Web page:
Friday, November 13, 2009

A funny conversation with a 4 year old

So I'm working from home today (Friday the 13th!) and my youngest comes up to me and wants to know if I can play, here is how the conversation went:

Zane: Dad, can you play this with me (Holds up the game 'Life')

Me: No I can't I'm working, I can later tonight.

Zane: Why not now?

Me: My boss might get upset with me if I played instead of worked.

Zane: Is your boss inside your stomach?

Me (laughing): No he is in New York.

Zane: Oh.... is New York inside your stomach?

Me (laughing):No it's far away from here..... wait, are you trying to say I have a big stomach?

Zane: No daddy, you have a small stomach...

Ah kids, you never know what they are going to say! He made my day with the small stomach comment :)

Monday, November 02, 2009

A Better Story

"Then I said something that caught his attention. I said his daughter was living
a terrible story."
These lines, by Donald Miller in his book "A Million Miles in a Thousand Years", set up a story about a conversation that changed a family's life. After talking about what makes a good story, the dad decided to quit yelling at his daughter about her poor choices and provide a better story for their family and invite her into that story. The new story was one that was out of the ordinary, one that had risk, sacrifice, and adventure. I won't spoil the story for you, but I will give you this warning. If you read it, it's quite dusty and could cause your eyes to get irritated and start watering...

Reading this has happened to coincide with a visit from some old friends of ours, Jim and Linda (and their 3 sweet daughters). They are a family who decided to live a better story. About 5 years ago they decided to leave the comfortable American life and became Missionaries in Sub Saharan Africa. They are part of a media team that puts together information to educate people about the needs in Africa, and they also minister to street kids in the slums near their home. It's not easy, it's not some romanticized version of a missionary life. They have just as many negative turns in their story, as there are positive ones. But still it's a better story. Even after days where it seems like no one is listening or seeing more need than one family can hope to fill in a lifetime, they can still look at where they have made a difference and know that theirs is truly a good story. It's been a good visit to talk with them, and I can tell that they are eager to get back to Africa - back to the story God has invited them into.

As for me, I have a feeling that my own story will change soon. There has been an inciting incident already, now we just have wait and see how the main character and the Author of all our stories work things out from here....

Tuesday, October 06, 2009

The Scripture of Nature

One learns that the world, though made is yet being made.
That this is still the morning of creation.
That mountains, long conceived, are now being born
brought to light by the glaciers
channels traced for rivers
basins hollowed for lakes.
When we try to pick out anything by itself
we find it hitched to everything else in the universe.
The whole wilderness in unity and interrelation is alive and familiar.
The very stones seem talkative, sympathetic, brotherly.

Everybody needs beauty as well as bread, places to play in and pray in, where Nature may heal and cheer and give strength to body and soul alike. This natural beauty-hunger is made manifest in our magnificent National parks — Nature’s sublime wonderlands - the admiration and joy of the world.

- From the writings of John Muir

If you watched the PBS special The National Parks - America's Best Idea, then you know that the title of my post is taken from the first in the series, and that the quotes I've used from John Muir are read during the introduction. The series has got me thinking about how different my life would be if there were no National Parks, State Parks, or other Camping grounds to go to. Admittedly I don't go nearly often enough, but such places have left indelible impressions on my memory.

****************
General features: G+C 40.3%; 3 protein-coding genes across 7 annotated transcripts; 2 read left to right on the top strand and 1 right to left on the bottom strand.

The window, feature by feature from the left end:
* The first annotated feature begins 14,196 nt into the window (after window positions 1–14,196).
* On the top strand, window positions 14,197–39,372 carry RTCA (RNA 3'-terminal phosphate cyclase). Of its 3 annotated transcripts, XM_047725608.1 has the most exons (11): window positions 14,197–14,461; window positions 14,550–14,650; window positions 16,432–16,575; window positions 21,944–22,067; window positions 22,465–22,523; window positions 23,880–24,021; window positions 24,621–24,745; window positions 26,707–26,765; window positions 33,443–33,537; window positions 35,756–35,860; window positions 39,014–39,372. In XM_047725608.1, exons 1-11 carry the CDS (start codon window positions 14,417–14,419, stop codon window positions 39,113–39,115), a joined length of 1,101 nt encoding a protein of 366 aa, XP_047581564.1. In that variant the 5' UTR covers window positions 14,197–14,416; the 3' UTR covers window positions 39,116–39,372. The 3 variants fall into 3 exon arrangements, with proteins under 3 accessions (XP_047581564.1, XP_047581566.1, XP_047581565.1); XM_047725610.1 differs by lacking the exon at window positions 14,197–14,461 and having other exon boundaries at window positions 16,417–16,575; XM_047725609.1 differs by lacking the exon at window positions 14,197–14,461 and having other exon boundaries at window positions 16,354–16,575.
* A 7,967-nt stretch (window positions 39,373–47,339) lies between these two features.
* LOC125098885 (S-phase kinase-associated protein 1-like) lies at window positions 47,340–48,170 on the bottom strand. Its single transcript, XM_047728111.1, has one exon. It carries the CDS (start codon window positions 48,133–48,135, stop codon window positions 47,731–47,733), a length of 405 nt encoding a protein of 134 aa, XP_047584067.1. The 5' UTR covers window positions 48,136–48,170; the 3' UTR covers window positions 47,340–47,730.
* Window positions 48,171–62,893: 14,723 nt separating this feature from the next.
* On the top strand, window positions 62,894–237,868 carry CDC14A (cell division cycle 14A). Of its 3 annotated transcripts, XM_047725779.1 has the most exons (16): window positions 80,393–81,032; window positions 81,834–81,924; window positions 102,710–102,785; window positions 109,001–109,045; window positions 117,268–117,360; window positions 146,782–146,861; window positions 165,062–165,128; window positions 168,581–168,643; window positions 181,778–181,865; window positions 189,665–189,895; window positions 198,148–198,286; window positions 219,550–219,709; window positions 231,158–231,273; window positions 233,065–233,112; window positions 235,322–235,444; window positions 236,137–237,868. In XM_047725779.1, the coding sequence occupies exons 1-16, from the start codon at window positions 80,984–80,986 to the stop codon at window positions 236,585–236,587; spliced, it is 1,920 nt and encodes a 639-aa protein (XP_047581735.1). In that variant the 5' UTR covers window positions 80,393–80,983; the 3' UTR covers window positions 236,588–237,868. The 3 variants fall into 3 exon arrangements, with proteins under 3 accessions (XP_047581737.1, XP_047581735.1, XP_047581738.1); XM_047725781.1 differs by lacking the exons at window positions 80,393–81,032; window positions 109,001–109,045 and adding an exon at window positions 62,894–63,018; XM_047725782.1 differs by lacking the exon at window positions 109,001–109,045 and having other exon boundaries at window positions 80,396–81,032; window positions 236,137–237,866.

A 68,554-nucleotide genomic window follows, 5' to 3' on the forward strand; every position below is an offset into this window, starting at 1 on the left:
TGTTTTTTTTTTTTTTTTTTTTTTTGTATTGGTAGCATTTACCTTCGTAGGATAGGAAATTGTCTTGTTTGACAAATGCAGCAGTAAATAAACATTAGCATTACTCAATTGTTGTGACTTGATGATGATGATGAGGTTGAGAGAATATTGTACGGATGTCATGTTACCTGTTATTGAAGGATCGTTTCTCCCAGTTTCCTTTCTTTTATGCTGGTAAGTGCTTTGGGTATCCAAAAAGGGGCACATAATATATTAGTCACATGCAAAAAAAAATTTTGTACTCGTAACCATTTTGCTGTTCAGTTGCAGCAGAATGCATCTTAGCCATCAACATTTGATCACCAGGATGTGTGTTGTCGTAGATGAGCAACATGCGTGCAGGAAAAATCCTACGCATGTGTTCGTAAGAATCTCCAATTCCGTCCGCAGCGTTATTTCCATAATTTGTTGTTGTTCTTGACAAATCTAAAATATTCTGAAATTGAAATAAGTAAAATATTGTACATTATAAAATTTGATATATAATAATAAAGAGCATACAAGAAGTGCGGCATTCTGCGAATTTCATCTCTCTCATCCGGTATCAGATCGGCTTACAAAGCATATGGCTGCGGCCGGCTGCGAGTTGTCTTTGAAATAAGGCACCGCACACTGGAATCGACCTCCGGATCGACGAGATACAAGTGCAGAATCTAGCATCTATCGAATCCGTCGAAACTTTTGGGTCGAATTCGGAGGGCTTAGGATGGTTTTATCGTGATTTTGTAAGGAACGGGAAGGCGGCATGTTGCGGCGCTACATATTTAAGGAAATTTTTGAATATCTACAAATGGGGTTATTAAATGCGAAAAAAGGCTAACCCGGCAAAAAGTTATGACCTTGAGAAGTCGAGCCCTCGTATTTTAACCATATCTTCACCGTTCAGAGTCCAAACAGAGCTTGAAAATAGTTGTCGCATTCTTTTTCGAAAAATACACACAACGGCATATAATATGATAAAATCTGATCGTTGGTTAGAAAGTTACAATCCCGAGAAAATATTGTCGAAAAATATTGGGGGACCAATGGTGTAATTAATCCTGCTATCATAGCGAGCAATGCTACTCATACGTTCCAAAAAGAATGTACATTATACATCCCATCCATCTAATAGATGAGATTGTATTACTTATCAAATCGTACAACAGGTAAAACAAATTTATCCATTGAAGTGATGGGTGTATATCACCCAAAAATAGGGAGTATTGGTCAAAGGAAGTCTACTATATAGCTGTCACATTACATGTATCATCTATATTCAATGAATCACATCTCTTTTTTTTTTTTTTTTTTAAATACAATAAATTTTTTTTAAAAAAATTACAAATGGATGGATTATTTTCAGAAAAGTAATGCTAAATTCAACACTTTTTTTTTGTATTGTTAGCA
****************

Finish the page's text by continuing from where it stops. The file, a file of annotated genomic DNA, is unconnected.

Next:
The year before I entered high school, I went to Philmont Scout Ranch in New Mexico; 200 plus square miles of wilderness somewhere between Cimarron and Angle Fire, near the southern end of the Rockies. It is a trip that I will never forget, it changed me physically, mentally, and spiritually. There were unforgettable places, like Bear Canyon, Urraca Mesa, Tooth Ridge, and Baldy. And somewhere along the hiking trails, God showed up, unannounced and uninvited. It was a time in my life when I wasn't talking to him or looking for him, but he showed up anyway. It was here that I truly understood the Apostle Paul's words for the first time, "For since the creation of the world God's invisible qualities—his eternal power and divine nature—have been clearly seen, being understood from what has been made, so that men are without excuse." (Ro 1:20) It is something that I would remember again as I visited other places like the Grand Canyon, the Rockies, or the painted desert. It was at Philmont that I would, for the first time write down my experiences in a Poem; reflecting on the soul-refreshing experience, and a lightning show God gave to us as we ate lunch one day. Though it would be several more years before I would respond to his voice, I first heard it in that wild place; away from the din of city noise and the hurried pace of modern life. And ever afterward, my heart would long for the mountains and wild places where his voice was more easily perceived.

So I wonder what my life would be like without these places. Would I have ever heard His voice?

Thursday, March 26, 2009

The Reality of God's Love, and our Illusions

I have, on more than one occasion been asked, "How do you know God loves you -- personally, tangibly -- not as a theological truth". My heart breaks for people who ask that question. I've been there and know the pain of thinking you are unlovable, and to be honest there are days when I find myself back in that place. For someone like me, who spent 20+ years of my life thinking I was 'damaged goods' and 'unlovable if you really knew me', it is an exceedingly hard place to get free from. But thankfully, gradually, the days of living as if I'm not loved are becoming fewer and farther apart.

Part of my problem, and the problem that I think many like me face, is that we accept our culture's definition of love, and our culture's standards for 'being lovable'. So we put on a mask of performance to meet those standards. The world may love the mask, but our true selves behind the mask receives none of that love. We may even think God loves the mask, but in our more honest moments we know that he sees right through it and we think that, by the worlds definition of love, God can't possibly love us.